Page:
A video of the second iteration of Heineken's Departure Roulette campaign has netted more than 5.1 million views.
Dutch beer brand Heineken has extended its spontaneous travel campaign Departure Roulette. The brand's new Departure Roulette En Route is what they're calling a "social experiment that aims to push people outside of their comfort zones, crossing their borders for experiences unknown."
The effort seeks to encourage male millennial drinkers, in particular, and wants to capture the tension of the moment when travelers decide, "Yes, I'm going to do it," says Heineken Brand Director Belen Pamukoff.
Departure Roulette En Route follows an initial experiment at New York's John F. Kennedy International Airport in July, that the brand says "aimed to reward spontaneity and capture the genuine moment of facing an instantaneous decision."
In it, travelers were presented with an old-fashioned flight clicker board and a red button that would provide an alternate destination when pushed. Their social audience loved it; as of October 1, a video of the initial Departure Roulette campaign has 2.6 million views.
In En Route, Heineken started conversations with fans, who commented that they would press the red button if given the opportunity after seeing the initial campaign. The brand challenged some of these fans to make good on their claims after it arrived on their doorsteps in San Francisco, Los Angeles and New York, inviting them to push the button and immediately embark on a trip to an unknown place themselves.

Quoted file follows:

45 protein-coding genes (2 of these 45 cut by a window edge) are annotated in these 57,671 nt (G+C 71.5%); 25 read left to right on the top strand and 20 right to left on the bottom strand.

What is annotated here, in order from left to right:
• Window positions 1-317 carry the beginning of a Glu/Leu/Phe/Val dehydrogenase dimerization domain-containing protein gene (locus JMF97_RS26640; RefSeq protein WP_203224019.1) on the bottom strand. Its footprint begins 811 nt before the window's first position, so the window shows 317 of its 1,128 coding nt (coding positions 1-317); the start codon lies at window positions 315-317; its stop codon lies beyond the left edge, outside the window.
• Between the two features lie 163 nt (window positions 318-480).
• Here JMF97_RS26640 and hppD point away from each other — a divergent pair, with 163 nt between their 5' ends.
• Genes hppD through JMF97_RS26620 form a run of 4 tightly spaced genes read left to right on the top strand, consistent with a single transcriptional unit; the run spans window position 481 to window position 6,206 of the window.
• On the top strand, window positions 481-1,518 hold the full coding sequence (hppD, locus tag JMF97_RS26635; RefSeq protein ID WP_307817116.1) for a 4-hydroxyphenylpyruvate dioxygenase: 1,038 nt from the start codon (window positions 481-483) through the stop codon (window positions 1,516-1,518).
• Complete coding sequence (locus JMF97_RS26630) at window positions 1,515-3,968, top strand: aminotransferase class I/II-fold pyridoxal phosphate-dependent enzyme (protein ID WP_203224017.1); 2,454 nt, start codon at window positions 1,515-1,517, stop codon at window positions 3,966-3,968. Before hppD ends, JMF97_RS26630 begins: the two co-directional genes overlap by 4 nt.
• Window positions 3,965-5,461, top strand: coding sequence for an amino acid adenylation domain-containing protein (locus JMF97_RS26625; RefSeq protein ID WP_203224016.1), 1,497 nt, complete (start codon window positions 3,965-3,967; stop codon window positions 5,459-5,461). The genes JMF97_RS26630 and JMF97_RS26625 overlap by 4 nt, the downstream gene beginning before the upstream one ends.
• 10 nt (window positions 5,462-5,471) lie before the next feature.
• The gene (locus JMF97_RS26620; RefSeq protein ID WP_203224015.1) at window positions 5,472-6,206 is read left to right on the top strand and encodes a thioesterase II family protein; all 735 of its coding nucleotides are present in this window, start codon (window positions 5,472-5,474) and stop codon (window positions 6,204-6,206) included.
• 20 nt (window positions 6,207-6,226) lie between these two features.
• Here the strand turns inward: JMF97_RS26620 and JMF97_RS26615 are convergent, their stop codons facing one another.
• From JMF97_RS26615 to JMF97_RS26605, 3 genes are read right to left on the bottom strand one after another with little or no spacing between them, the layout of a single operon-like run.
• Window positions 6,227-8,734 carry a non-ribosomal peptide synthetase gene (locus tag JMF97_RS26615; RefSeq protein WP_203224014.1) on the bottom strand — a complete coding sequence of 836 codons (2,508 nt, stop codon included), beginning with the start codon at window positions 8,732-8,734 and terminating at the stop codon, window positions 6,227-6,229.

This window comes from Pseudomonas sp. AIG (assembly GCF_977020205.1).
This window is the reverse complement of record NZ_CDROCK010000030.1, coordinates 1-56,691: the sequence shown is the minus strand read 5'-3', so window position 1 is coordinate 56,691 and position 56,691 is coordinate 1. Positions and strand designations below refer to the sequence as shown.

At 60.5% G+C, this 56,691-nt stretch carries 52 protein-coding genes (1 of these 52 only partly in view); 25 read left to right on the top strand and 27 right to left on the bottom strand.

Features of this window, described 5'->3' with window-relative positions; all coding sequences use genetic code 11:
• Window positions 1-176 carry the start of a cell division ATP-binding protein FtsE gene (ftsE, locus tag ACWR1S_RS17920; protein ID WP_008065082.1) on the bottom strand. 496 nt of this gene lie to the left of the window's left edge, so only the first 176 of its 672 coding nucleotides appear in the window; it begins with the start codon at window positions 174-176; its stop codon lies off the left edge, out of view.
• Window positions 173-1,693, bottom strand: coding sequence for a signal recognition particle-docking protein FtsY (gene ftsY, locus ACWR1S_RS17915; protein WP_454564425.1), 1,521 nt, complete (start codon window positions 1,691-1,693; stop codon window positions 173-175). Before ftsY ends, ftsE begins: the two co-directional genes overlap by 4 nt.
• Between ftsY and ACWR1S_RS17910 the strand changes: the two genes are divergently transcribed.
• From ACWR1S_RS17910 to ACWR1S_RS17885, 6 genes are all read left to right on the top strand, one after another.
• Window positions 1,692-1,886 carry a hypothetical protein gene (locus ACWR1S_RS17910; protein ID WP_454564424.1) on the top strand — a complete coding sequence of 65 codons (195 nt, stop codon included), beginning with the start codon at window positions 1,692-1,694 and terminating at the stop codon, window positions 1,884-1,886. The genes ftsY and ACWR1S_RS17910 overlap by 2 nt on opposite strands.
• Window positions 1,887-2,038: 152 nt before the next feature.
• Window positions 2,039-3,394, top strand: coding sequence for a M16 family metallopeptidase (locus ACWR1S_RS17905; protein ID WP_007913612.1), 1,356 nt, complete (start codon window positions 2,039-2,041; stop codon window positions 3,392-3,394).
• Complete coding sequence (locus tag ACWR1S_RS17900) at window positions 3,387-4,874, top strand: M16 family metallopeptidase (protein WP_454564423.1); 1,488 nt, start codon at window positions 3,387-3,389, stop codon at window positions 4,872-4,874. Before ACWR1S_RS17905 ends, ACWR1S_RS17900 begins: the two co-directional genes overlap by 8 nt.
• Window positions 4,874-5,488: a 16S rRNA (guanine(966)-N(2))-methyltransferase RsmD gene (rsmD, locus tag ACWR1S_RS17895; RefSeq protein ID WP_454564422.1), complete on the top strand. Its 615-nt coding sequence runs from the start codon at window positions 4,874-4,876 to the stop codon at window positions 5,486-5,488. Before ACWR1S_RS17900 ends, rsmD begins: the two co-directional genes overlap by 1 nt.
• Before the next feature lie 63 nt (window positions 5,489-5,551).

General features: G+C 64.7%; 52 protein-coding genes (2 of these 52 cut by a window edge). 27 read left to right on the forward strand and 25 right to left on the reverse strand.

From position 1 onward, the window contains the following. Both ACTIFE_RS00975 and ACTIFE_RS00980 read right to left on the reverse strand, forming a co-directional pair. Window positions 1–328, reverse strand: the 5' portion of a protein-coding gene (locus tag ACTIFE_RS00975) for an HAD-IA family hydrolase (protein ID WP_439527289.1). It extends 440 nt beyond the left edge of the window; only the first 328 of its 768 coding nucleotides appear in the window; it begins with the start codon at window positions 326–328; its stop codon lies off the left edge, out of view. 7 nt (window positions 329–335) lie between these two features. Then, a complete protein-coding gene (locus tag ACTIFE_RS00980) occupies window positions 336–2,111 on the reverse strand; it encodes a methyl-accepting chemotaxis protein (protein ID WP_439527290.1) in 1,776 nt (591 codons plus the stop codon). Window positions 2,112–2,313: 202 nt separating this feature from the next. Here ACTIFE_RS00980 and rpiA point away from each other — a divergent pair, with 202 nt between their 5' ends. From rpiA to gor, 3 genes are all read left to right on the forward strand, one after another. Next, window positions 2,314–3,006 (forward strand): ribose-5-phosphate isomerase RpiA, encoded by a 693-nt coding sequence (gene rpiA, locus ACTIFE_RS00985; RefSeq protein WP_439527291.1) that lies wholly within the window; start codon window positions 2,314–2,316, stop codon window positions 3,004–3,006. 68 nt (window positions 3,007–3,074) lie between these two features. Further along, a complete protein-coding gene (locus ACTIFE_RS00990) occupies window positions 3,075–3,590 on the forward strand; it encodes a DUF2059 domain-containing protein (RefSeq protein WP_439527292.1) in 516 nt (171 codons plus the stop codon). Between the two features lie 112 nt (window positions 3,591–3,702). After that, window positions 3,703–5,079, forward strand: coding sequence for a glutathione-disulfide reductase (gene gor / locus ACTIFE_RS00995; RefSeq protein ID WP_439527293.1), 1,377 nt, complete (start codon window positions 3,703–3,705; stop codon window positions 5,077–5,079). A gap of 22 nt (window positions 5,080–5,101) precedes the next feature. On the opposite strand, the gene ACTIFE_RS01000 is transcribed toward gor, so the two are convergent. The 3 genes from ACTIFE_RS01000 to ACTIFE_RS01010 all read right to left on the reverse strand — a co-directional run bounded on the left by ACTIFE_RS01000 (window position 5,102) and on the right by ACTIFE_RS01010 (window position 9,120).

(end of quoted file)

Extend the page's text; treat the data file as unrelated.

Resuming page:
Destinations in Departure Roulette and En Route include "adventurous locations" like New Zealand, Spain, Romania, Estonia, Chile, Peru, Iceland, Morocco and South Korea.
As a result, the En Route video has 5.1 million views as of October 1.
Heineken gave away four trips in Departure Roulette and five in En Route, although Pamukoff is quick to add the objective is not giving away trips, but rather capturing the moment of decision of people willing to get out of their comfort zones.
The inspiration for the initial social experiment was Voyage, a campaign Heineken says dropped men in remote locations with basic supplies and directions, resulting in a "series of episodic adventures following the intrepid explorers on their legendary travel experience," Heineken says.
According to Pamukoff, Departure Roulette is the U.S. activation of Dropped, in which men "went outside their comfort zone and they experienced new things, cultures and became something better than before."
Heineken's campaigns focus on the moment of decision and tension, in particular.
"In these times, to talk to millennials, it's not enough to say you are from Amsterdam and have a brewing tradition since 1875. That doesn't hold much weight now. The only way to connect with millennials is to inspire them and to talk about what they care about. For Heinken, it's go beyond your borders," Pamukoff adds.
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Lisa Lacy is senior staff writer at ClickZ. In addition to ClickZ, her work has appeared in The Huffington Post, The Luxury Spot, LearnVest, MarthaStewart.com, GoodHousekeeping.com, amNewYork, and The Wall Street Journal. She's a graduate of Columbia's School of Journalism.
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